Eric Blore, Actor (1887 – 1959)
I have always been a huge fan of the movies out of the 30′s and 40′s. One of the most famous dance teams ever were Fred Astaire and Ginger Rogers. A Character actor that appeared in 5 out of their 9 Astaire/Rogers movies was a British actor, Eric Blore.
Blore was an consummate comedian with a tweak of Sarcasm and Pomposity. I never saw a performance of his that didn’t just leave me tickled!
Eric Blore started off as an insurance agent, but while in Australia he took a great interest in stage and theater. His short physic, elfish appearance and quick witted charm made him endearing to watch.
He became quite well known as the waiter in Astaire/Rogers “Flying Down to Rio (1933). Still deeply involved in Broadway, he played the waiter in the stage version of The Gay Divorcee and reprised his role in the film version once again with Fred and Ginger.
“Blore had been perfecting his basic comic characters since his London days – a leering-eyed English gentlemen – brusque/wise-acre butler or waiter or other service provider — with a lock-jawed British accent. These characters accompanied by Blore’s flawlessly timed delivery were thoroughly applicable and effective as he moved permanently to Hollywood character acting. He played a fair spectrum of other roles, even in a few rare dramas, such as the adventure The Soldier and the Lady (1937) and Island of Lost Men (1939).”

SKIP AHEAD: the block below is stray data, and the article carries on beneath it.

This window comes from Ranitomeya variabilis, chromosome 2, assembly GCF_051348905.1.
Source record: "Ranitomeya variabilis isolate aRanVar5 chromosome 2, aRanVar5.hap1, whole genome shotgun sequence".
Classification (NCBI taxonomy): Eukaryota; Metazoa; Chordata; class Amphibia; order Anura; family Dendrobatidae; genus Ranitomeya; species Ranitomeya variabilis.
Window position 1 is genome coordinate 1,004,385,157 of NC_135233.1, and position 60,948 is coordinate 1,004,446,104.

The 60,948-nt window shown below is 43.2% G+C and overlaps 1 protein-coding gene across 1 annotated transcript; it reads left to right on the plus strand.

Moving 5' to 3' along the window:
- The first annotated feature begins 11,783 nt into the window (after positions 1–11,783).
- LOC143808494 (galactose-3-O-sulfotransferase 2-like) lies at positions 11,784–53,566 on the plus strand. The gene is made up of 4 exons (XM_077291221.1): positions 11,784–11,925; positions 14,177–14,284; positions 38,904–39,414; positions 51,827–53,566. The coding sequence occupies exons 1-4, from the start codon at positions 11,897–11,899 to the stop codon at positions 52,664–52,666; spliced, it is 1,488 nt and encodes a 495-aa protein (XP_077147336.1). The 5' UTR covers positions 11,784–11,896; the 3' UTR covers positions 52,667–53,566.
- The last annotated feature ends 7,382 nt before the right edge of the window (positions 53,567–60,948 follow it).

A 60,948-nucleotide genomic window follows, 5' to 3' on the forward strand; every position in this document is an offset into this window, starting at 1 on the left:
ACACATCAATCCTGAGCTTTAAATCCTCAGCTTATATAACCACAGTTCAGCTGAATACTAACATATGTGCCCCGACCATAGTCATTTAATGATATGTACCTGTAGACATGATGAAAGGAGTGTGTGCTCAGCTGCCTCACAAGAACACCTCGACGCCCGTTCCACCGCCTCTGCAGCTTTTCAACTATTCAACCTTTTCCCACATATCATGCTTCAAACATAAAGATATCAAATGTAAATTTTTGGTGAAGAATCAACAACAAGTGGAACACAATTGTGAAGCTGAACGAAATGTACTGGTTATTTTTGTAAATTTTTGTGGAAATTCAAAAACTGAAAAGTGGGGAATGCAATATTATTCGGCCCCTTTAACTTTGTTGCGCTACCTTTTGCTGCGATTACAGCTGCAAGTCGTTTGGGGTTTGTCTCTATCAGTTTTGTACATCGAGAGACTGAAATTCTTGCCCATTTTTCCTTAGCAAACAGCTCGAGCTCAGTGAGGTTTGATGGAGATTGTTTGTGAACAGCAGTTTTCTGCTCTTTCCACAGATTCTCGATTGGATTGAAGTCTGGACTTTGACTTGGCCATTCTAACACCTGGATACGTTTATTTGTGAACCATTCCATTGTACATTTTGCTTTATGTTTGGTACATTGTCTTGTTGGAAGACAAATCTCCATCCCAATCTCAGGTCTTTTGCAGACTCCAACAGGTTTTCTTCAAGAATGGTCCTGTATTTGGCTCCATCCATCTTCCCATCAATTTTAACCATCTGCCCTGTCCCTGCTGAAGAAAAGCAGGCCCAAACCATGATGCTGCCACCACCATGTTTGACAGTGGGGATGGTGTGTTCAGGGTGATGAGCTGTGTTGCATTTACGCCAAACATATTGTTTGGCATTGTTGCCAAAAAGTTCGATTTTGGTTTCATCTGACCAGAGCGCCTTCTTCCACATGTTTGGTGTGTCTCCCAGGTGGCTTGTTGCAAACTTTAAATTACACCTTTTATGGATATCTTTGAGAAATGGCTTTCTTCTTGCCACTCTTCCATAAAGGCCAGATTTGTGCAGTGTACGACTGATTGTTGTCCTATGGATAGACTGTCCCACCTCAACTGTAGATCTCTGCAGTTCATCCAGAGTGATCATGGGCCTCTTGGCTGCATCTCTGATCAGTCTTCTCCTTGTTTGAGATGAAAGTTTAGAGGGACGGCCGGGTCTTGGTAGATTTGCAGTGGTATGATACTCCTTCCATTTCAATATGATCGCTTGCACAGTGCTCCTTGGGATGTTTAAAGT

Blore worked constantly from 1934 through the 1940s. I think some of his best lines and antics were in Top Hat (1935) and Shall We Dance (1937). His flawless portrayals of valets and butlers seemed to flow so naturally, leaving audiences laughing in sheer delight.
Although appearing in films with Henry Fonda, Barbara Stanwyck and Charles Coburn, parts started to become less frequent in the late 40s. He was chosen for the voice of Disney’s Mr. Toad in the film The Wind in the Willows (1949). By 1955 he had pretty much retired.
In 1959, the New Yorker reported that Eric Blore had passed away! Much to the furry of Blore’s Lawyer, the New Yorker was going to print a retraction, because Blore had Not Passed away! Then strangely enough, the retraction was never released because Eric Blore did indeed passed away that evening. Eric would have loved the irony of this incident and probably would’ve enjoyed a great laugh!